[The following is an excerpt from "Devoted: 38 Extraordinary Tales of Love, Loyalty, and Life With Dogs".]
David E. Sharpe, a senior airman in the United States Air Force, returned from his deployment to Saudi Arabia in 2002. It was a joyless homecoming: Suffering residual trauma from his deployment, he drank too much, picked fights, and punched holes in the refrigerator door.
A friend suggested that he get a dog, so he adopted a brown-and-white pit bull puppy named Cheyenne.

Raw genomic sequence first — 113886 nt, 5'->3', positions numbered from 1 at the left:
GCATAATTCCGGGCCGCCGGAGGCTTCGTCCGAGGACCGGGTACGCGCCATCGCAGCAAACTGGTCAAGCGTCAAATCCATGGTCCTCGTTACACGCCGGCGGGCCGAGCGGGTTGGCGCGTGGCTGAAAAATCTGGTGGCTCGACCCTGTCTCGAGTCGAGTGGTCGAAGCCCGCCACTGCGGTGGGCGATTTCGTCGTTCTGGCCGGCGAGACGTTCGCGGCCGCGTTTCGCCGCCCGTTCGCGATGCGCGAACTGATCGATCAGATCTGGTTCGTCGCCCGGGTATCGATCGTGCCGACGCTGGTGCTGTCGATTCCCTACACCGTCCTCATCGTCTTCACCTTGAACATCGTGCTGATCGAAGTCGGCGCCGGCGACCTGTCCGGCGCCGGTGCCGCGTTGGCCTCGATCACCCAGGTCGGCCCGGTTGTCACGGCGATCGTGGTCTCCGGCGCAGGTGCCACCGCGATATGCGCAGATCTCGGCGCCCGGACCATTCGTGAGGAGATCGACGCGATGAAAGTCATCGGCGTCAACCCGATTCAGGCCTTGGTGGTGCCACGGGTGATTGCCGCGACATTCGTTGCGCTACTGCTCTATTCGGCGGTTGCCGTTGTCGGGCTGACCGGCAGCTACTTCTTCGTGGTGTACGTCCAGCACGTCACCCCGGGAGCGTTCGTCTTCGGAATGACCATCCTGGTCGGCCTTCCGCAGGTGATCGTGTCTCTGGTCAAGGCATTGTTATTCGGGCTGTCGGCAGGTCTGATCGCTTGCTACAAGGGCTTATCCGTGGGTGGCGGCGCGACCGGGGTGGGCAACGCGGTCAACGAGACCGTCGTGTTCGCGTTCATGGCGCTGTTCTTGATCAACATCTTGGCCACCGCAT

Three months later, "Things got really bad," Sharpe remembers. "I had two military buddies who committed suicide, and I couldn't deal with what was in my head. I went to my room and took out a .45 my father had given me that he had in Ranger school. I was crying and calling myself a loser, and then I pulled the hammer back, put the barrel in my mouth and my thumb on the trigger. And as soon as I did that, one of the weirdest things happened.
"This little pup, who was maybe six months old at the time, came up and licked my ear, which distracted me so I took the gun out of my mouth to ask, ‘What did you do that for?' And then she came over and sat down in my lap and put her head on my right thigh. The pistol was on my left. I understood it was an ultimatum to choose her or to take my life. I chose her, and I never looked back."